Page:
Earth and Planetary Sciences ETDs

Publication Date



The effects of large-scale landsliding on the continental-scale Colorado River system in Grand Canyon remain poorly understood. This paper describes deep-seated bedrock landslides in the Surprise Valley area by combining detailed mapping, volume-balanced cross-sections, strath terrace heights, and cosmogenic burial dating of river deposits buried by landslides. Mapping shows failures involving ~1000 m Paleozoic section localized within basal shale detachments, dammed and diverted the Colorado River and local tributaries, and forced the creation of epigenetic gorges. Restored cross-sections show pre-existing paleotopography in Surprise Valley possibly created by an older, through-flowing Colorado River. Two individual landslide segments dated to ~1 Ma with large errors via cosmogenic burial age dating. Detachment height, long-term bedrock incision rates, and structural relationships suggest major failures events occurred at 3 Ma, 1 Ma, <<1 Ma. Paleotopography, groundwater, and bedrock incision likely drove landsliding rather than lava-dammed lakes downstream based on geochronology.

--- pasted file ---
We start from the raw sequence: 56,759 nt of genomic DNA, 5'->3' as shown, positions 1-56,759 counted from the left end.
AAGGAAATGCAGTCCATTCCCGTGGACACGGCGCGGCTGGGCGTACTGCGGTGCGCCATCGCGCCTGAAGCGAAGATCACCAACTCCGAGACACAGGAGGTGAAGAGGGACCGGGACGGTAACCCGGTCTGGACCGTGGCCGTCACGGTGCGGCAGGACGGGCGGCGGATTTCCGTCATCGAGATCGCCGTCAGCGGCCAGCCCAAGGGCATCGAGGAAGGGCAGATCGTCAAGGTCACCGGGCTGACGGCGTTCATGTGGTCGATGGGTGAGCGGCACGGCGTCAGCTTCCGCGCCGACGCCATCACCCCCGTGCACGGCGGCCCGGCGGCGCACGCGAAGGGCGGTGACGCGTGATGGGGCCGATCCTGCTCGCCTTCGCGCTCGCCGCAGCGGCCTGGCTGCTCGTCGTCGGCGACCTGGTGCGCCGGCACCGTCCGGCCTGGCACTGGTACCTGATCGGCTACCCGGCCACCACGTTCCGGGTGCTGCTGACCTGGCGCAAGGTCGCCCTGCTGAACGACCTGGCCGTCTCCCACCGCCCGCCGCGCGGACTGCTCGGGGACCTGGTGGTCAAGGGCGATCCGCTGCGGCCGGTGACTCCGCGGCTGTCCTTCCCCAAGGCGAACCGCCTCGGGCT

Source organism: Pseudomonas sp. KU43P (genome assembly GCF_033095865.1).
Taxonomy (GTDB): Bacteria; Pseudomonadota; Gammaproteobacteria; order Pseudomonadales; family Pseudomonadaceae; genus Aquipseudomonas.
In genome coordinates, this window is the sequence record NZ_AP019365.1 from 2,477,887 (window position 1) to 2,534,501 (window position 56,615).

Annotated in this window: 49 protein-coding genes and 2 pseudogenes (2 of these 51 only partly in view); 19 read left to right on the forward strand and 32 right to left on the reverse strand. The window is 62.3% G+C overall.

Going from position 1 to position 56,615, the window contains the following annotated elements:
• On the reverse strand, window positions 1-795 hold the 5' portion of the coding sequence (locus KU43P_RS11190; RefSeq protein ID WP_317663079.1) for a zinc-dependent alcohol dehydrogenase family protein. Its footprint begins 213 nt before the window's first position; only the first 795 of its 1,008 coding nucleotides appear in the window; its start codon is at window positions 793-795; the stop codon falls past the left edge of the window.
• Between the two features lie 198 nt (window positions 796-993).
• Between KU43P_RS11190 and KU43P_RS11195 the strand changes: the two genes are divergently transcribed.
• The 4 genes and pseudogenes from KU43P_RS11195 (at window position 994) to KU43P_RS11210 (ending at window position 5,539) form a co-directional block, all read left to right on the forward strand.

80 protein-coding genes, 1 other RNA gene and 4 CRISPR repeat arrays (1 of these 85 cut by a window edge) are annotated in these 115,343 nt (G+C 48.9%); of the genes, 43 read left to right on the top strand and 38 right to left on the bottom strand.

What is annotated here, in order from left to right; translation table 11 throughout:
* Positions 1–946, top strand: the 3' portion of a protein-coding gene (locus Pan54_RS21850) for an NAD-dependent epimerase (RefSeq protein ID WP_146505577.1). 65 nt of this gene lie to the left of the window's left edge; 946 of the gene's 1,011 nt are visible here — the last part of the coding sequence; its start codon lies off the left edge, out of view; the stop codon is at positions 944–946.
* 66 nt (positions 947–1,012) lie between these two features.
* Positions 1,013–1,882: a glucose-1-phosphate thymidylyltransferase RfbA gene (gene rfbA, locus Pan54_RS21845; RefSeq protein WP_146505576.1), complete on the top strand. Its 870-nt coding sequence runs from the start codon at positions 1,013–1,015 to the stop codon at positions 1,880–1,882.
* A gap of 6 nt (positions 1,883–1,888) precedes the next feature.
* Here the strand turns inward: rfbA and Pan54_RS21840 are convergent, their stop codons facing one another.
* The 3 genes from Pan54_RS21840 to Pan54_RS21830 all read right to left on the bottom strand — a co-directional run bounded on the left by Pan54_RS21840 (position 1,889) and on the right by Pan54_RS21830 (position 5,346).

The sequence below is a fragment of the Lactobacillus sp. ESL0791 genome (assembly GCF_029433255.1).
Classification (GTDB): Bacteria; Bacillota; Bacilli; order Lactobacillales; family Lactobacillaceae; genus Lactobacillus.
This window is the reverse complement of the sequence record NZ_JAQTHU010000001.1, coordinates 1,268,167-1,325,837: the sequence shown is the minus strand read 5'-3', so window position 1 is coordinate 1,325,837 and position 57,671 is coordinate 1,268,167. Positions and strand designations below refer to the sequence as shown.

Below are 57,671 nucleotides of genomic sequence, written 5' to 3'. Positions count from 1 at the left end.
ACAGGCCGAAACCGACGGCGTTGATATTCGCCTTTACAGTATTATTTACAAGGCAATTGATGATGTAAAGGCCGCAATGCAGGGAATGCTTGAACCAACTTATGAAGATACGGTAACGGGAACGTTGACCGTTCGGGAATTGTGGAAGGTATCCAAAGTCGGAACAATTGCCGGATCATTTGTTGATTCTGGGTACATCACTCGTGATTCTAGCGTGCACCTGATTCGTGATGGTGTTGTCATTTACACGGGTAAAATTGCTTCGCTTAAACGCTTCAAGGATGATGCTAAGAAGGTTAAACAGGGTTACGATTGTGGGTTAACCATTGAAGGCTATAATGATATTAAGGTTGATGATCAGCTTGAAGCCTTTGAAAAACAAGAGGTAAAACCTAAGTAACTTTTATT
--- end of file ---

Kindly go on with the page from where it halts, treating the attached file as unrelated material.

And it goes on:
Degree Name

Earth and Planetary Sciences

Level of Degree


Department Name

Department of Earth and Planetary Sciences

First Advisor

Karlstrom, Karl

First Committee Member (Chair)

Huntoon, Peter

Second Committee Member

Crossey, Laura

Third Committee Member

Schmandt, Brandon

Project Sponsors

Geological Society of America, National Park Service, University of New Mexico Career Services, University of New Mexico Graduate and Professional Student Association




landsliding, Colorado River, Grand Canyon, cosmogenic burial age dating

Document Type